Youth: 6-10 year olds

The magic of school for kids in a new year

The school years begin with the magic of reading and most children love school and learning at the start. These years set the tone for all of their future academic achievement. Crying and whining over unimportant things may become nerve-wracking, but this is also the time when children develop consciences, can appreciate the value of rules, and the joy of achievement.

Ways you can help your child succeed in school

  • Praise for effort in schoolwork is very important.
  • Contact the teacher early in the year and build a relationship to that you are working to reinforce what is being taught in school.
  • Make every effort to remain calm while trying to determine the cause of problem behavior.
  • Children at this stage test limits through negative behavior. Such testing helps them to learn appropriate behavior.
  • When using “time-out” to correct negative behavior, keep in mind that children perceive time much differently than do adults. Ten or fifteen minutes may seem short to an adult, but for a first grader who is being made to sit in a chair, it can seem endless. Be sure to use time frames that are “child appropriate”.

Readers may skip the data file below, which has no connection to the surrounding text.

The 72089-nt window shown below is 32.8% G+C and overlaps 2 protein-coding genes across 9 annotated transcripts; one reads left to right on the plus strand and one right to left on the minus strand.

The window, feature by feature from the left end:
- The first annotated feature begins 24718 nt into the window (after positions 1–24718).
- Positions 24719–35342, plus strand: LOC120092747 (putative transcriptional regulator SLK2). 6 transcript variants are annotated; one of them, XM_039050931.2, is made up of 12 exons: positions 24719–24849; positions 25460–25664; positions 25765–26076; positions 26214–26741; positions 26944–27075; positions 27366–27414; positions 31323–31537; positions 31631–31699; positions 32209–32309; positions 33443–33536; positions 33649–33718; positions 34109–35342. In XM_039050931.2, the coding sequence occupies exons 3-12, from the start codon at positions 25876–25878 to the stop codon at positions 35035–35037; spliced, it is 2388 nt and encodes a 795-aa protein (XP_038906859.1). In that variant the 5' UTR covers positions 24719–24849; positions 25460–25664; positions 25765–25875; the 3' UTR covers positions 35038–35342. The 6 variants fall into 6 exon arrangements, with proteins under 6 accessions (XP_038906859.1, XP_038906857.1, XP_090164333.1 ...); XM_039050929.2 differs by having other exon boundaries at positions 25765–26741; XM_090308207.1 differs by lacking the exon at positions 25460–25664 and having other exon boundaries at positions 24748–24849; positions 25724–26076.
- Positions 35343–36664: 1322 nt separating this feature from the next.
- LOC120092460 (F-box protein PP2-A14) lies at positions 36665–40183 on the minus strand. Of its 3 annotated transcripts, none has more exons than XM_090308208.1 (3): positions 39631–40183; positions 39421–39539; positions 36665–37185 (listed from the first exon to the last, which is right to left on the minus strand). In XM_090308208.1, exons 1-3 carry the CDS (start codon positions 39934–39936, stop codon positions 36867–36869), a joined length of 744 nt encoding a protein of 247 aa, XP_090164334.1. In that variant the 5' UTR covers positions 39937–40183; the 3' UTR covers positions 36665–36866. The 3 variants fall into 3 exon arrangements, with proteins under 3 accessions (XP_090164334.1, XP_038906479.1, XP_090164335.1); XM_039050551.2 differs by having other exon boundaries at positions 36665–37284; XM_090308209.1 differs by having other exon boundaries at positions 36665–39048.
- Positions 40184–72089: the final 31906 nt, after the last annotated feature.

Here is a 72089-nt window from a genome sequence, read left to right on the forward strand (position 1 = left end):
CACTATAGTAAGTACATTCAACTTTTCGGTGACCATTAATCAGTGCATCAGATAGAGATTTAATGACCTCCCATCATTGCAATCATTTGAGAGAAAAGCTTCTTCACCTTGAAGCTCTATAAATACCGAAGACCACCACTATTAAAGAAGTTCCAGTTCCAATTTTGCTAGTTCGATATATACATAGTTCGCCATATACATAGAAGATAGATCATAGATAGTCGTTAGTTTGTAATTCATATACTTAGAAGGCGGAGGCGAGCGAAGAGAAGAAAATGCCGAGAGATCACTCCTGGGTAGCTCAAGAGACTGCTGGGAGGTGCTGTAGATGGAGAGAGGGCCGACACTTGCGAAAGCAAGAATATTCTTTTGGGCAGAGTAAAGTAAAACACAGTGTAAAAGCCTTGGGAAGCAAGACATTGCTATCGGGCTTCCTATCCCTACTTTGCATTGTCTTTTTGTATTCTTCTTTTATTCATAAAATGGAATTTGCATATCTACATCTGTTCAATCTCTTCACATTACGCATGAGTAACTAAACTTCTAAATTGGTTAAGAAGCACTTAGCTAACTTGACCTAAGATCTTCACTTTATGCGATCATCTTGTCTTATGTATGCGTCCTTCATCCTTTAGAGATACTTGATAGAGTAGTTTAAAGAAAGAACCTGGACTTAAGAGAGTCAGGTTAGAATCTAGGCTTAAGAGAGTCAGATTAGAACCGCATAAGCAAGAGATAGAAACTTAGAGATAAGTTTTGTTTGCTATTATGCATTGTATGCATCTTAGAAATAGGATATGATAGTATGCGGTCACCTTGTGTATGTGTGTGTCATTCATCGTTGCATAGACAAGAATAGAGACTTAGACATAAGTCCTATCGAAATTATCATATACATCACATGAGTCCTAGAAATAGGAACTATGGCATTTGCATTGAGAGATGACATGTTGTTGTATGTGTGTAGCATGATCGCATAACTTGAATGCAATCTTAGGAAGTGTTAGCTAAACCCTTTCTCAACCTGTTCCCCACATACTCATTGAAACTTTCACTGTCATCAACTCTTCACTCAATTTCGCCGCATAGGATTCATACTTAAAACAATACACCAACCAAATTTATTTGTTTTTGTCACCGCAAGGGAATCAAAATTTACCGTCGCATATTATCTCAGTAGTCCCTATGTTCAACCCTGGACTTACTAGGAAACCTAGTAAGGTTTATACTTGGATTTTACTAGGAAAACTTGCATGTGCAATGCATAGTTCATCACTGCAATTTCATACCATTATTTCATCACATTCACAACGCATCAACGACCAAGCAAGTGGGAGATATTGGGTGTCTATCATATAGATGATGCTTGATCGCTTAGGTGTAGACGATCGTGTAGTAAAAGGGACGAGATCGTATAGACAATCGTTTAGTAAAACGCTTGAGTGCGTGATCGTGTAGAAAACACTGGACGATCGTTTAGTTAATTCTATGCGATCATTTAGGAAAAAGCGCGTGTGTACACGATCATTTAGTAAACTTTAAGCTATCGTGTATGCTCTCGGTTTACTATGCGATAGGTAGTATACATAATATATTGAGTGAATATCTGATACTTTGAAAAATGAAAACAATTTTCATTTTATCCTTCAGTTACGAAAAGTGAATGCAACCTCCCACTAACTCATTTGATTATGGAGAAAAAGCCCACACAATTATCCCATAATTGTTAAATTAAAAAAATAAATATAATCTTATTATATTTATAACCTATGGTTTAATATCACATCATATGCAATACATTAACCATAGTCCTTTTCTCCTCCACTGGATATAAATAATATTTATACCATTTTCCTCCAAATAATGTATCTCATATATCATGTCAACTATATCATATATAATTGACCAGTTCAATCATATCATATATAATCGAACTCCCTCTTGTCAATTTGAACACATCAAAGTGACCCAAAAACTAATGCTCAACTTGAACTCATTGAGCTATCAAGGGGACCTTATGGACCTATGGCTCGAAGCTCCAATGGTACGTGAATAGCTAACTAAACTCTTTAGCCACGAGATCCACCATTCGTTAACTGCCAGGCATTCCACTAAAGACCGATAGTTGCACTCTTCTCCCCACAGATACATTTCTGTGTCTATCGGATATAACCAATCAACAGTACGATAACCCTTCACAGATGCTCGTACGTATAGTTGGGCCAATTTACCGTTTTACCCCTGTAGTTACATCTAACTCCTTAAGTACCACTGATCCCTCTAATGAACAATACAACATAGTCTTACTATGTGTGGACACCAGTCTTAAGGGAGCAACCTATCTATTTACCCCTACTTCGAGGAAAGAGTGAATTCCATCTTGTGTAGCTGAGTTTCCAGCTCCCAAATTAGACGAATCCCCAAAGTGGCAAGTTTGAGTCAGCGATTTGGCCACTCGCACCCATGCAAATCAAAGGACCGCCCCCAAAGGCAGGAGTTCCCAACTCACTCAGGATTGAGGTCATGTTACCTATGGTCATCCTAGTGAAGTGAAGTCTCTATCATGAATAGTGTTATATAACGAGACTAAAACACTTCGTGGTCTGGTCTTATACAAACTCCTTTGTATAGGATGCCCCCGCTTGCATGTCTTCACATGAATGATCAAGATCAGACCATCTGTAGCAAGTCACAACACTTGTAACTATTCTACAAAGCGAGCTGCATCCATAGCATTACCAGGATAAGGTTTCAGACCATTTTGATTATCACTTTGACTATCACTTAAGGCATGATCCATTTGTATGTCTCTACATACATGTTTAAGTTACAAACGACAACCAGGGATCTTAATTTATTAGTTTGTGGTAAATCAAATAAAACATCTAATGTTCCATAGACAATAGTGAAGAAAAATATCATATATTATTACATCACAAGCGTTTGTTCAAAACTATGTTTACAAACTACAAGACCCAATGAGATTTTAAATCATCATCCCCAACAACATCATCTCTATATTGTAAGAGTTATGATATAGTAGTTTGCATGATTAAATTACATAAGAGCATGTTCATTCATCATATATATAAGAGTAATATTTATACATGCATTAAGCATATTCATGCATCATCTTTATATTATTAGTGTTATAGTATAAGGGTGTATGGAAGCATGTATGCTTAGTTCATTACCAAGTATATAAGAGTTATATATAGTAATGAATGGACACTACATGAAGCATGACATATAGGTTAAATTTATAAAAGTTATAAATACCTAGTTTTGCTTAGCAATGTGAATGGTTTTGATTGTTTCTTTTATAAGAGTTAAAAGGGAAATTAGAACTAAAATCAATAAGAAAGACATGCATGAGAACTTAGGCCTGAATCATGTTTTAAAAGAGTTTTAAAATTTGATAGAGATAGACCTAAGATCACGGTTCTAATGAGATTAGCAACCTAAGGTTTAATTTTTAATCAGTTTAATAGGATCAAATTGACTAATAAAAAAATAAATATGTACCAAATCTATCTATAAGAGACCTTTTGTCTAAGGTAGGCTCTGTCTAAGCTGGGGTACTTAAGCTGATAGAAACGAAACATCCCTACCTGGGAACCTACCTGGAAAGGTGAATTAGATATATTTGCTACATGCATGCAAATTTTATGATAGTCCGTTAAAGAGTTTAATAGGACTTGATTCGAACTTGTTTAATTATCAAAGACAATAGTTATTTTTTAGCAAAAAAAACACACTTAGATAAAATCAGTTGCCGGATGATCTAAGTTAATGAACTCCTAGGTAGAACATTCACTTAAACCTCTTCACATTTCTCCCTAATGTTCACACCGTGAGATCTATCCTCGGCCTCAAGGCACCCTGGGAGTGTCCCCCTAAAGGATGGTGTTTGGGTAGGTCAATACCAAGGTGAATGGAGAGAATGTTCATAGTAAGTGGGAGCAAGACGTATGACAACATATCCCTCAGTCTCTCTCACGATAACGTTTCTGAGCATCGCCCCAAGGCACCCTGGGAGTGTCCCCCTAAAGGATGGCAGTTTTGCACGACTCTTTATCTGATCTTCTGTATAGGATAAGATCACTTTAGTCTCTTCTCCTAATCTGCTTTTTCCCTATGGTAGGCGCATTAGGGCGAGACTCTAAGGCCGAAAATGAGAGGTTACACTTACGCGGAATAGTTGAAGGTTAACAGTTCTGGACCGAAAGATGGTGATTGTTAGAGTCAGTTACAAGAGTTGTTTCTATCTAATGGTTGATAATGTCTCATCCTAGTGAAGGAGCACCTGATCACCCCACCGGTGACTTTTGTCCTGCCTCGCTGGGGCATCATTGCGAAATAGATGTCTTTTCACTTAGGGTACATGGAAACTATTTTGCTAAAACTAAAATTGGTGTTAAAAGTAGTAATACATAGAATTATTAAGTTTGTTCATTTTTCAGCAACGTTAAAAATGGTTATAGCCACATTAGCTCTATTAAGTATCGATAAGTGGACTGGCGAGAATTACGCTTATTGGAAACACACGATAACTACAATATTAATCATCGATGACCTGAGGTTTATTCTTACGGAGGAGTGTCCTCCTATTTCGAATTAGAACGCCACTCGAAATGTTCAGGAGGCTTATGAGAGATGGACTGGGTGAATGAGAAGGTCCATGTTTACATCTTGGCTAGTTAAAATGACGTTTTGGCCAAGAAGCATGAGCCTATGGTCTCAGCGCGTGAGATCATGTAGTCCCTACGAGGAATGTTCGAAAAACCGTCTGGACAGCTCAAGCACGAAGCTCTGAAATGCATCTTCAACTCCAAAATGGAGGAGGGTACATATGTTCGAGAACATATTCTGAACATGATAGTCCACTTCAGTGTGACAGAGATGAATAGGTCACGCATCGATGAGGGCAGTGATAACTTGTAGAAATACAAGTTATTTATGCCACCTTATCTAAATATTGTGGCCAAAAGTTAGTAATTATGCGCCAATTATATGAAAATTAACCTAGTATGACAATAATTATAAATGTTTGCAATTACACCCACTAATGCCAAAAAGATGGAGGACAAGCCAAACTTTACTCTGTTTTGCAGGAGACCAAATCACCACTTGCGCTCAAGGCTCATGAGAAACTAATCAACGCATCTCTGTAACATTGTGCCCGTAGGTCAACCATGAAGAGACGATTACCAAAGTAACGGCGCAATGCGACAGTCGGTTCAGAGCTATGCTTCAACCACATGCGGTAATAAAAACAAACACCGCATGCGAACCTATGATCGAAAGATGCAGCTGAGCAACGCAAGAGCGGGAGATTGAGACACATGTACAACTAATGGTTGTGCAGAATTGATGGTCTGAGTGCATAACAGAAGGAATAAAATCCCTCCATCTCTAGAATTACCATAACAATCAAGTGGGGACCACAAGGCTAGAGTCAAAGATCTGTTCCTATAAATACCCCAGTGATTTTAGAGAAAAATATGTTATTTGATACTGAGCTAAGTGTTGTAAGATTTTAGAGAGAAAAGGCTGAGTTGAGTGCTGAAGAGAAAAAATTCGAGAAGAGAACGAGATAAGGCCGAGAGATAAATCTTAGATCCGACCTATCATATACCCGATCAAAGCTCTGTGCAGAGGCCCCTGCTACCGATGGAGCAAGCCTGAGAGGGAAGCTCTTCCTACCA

• If children are interested in after-school activities, encourage and support them. This can be especially important if the child is having difficulty with school. Activities like music lessons, scouts, soccer, library programs, etc. can lead to feelings of self-worth.

Self-care for parents - Find other parents you can talk to on a regular basis. Join a support group or take a parenting class, so you don’t feel like you are the only frustrated parent in the world.

Grades are not everything

Your child may excel in many areas and still not bring home the grades you expect. Here are some tips at report card time:

  • Sit down with your child and look over the report card.
  • Ask how you can help your child do better.
  • Ask your child what she has done well.
  • Praise your child. Find at least one good thing: attendance or getting along with others.
  • Be calm. Let your child tell you about the grades.
  • Ask what your child can do to make better grades.
  • Visit with your child’s teacher and your child and make a learning contract together to do better.